In the fall of 1918—nearly 90 years ago—24 women joined the student body and turned the formerly all-male school coeducational, making the College the first Virginia state school to admit women.
According to student Laura F. Parrish’s 1988 master’s thesis about the admittance of women, many of the women came with the “desire to be well-educated,” while a few others intended their education to be the foundation for a career.
But women’s acceptance at the College did not come without struggle.
The Strode Bill, which the Board of Visitors passed Feb. 12, 1918, allowed women to enter the College. However, there was still opposition. The Feb. 21, 1918, issue of The Virginia Gazette denounced the bill.
“If a senate bill becomes law, historic old William and Mary will be a coeducational institution after this session,” the editorial stated.
“Shades of all the great alumni of that great college, it is enough to make them turn in their graves! What would Jefferson, Tyler, Monroe, Ewell, Taliaferro and hundreds of other of the illustrious men who have gone forth from her portals, say if they knew? Yet what less is to be expected in these days when women aspire to all the rights and all the privileges of men, their place, their power, and their might.”
Yet a March 13, 1918, editorial in The Flat Hat shared a different point of view.
“College life here will without doubt be entirely altered when Mary is allowed to enter with her brother William,” it stated. “One result, which is almost bound to follow with the incoming of Mary, will be the addition of another social element to our student body. Still another result will be the addition of another social element to our student body. Still another result will be the breaking of the historical tradition of the College. Now, we are hindered by it and do things in terms of those who have preceded us; but with the incoming of women, traditions will be changed to a great degree.”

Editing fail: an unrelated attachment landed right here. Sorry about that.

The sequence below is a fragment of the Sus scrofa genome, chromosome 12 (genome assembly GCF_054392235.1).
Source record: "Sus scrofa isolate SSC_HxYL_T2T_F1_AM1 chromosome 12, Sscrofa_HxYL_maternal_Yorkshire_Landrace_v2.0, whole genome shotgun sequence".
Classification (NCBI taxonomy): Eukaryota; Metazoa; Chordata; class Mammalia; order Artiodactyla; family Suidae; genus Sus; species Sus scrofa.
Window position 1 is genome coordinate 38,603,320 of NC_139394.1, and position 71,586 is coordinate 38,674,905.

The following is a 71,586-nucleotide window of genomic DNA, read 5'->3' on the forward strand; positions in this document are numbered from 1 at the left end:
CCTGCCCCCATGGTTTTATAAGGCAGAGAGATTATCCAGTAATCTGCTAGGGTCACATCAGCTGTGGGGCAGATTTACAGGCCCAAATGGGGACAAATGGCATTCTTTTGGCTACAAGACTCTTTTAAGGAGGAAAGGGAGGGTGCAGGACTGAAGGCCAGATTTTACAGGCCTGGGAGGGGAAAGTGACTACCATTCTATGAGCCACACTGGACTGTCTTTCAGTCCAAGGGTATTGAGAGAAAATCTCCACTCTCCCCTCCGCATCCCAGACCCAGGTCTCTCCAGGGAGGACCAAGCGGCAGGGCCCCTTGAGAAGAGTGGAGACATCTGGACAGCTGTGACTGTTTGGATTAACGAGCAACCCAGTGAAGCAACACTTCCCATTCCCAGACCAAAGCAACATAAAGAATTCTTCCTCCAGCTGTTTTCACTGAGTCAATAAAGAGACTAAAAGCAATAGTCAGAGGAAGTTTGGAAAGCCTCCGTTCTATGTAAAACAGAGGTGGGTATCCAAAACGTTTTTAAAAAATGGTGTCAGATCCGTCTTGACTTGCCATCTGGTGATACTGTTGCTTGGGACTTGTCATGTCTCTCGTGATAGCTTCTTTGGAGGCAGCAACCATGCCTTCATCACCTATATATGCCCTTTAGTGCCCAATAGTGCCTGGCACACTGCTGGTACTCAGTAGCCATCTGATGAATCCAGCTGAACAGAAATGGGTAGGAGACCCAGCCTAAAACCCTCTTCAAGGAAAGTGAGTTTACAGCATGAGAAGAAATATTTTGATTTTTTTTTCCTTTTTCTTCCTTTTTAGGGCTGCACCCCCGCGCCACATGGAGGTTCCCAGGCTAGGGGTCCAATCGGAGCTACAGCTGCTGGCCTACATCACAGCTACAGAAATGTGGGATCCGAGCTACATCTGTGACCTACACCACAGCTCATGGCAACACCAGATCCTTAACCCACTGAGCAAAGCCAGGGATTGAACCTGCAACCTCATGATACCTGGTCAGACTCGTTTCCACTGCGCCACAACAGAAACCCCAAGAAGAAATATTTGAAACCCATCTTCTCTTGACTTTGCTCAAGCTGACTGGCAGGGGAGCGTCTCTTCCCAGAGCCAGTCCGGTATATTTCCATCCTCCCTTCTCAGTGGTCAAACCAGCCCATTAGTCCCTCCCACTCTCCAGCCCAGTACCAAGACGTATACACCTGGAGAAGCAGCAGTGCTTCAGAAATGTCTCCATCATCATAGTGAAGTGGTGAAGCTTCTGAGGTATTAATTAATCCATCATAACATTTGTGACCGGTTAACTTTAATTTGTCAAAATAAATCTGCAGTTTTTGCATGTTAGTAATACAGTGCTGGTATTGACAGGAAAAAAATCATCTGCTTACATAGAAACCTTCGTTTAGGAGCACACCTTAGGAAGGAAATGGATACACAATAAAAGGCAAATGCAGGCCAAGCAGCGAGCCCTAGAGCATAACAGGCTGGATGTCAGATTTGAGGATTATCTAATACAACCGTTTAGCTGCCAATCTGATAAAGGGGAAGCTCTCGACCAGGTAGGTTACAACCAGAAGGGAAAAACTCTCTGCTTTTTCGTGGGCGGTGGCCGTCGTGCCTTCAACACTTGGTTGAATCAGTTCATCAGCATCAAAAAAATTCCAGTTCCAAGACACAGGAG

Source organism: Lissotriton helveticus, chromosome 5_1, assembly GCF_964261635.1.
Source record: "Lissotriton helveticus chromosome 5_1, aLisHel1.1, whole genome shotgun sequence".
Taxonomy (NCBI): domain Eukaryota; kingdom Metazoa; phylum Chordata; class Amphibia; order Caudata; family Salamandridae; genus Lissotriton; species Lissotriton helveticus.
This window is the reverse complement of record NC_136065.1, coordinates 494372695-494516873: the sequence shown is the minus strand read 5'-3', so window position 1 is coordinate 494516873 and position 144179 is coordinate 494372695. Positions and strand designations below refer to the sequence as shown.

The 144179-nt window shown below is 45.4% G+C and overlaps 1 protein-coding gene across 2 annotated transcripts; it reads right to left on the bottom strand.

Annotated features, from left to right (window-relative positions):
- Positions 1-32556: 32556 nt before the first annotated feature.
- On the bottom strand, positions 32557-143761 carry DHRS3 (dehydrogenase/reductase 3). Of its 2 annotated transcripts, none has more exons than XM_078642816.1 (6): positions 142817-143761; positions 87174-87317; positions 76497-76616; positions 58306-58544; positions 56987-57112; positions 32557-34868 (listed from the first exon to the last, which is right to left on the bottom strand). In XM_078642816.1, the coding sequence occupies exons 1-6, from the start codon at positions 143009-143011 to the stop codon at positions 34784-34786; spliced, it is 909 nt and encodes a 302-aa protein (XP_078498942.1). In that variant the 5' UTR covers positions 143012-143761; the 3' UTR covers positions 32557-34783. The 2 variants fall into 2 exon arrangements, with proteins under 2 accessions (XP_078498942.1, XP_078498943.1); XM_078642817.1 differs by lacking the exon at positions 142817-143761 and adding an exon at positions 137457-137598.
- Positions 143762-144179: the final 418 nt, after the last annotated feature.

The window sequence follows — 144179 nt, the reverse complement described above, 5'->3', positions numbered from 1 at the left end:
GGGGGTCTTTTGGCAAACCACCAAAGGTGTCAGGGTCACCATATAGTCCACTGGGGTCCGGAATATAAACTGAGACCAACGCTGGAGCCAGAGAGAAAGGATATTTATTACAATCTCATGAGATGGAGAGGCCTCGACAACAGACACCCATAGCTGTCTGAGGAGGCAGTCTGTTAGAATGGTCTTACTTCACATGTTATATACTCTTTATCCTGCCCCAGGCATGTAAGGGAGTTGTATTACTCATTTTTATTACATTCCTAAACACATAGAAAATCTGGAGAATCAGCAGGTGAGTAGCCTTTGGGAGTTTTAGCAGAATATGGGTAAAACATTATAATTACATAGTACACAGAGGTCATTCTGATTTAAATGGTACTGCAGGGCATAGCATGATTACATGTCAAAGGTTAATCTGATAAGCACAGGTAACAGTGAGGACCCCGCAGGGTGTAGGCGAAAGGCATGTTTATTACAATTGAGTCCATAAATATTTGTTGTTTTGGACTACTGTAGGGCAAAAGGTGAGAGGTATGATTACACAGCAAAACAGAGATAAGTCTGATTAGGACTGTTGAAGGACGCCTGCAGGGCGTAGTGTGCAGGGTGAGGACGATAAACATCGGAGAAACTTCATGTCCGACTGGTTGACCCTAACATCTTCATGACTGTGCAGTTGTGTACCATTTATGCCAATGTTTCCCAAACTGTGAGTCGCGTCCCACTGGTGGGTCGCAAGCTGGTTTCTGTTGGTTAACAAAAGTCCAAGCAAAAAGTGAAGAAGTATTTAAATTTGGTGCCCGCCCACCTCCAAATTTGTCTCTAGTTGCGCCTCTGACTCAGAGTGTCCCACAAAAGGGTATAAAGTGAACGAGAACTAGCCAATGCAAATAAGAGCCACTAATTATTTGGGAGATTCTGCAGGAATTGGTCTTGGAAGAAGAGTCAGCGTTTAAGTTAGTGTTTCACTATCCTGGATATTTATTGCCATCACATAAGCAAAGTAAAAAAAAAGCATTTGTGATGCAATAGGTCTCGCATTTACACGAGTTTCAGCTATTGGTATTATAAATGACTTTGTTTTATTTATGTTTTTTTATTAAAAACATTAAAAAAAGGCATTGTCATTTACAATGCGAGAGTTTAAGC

This view was shared by then-College President Lyon Gardiner Tyler, who worked to make the College as comfortable for entering women as possible. A new position opened up for a dean of women. Two new departments, physical education and home economics, were created for women. Women were housed in the newer Tyler dormitory, while men moved back into older living accommodations on campus.
For the most part, the integration of the College went smoothly.
Parrish’s research paper interviewed one of the first women to attend the College, Janet Coleman Kimbrough.
“The war was on, and everyone was thinking of the war so much more than they were of women’s rights and co-education,” Kimbrough said.
Nonetheless, there were a few bumps on the road to integration. Some clubs, such as men’s literary societies, would not allow women to join. The women eventually began the Alpha Club, a “literary, music and dramatic society for women [that also had] a focus for social activities.” In January 1919, there was a report that “men had insulted women at a literary society debate.” The women also had an organization called the Women’s Student Government, which dealt with campus issues surrounding women.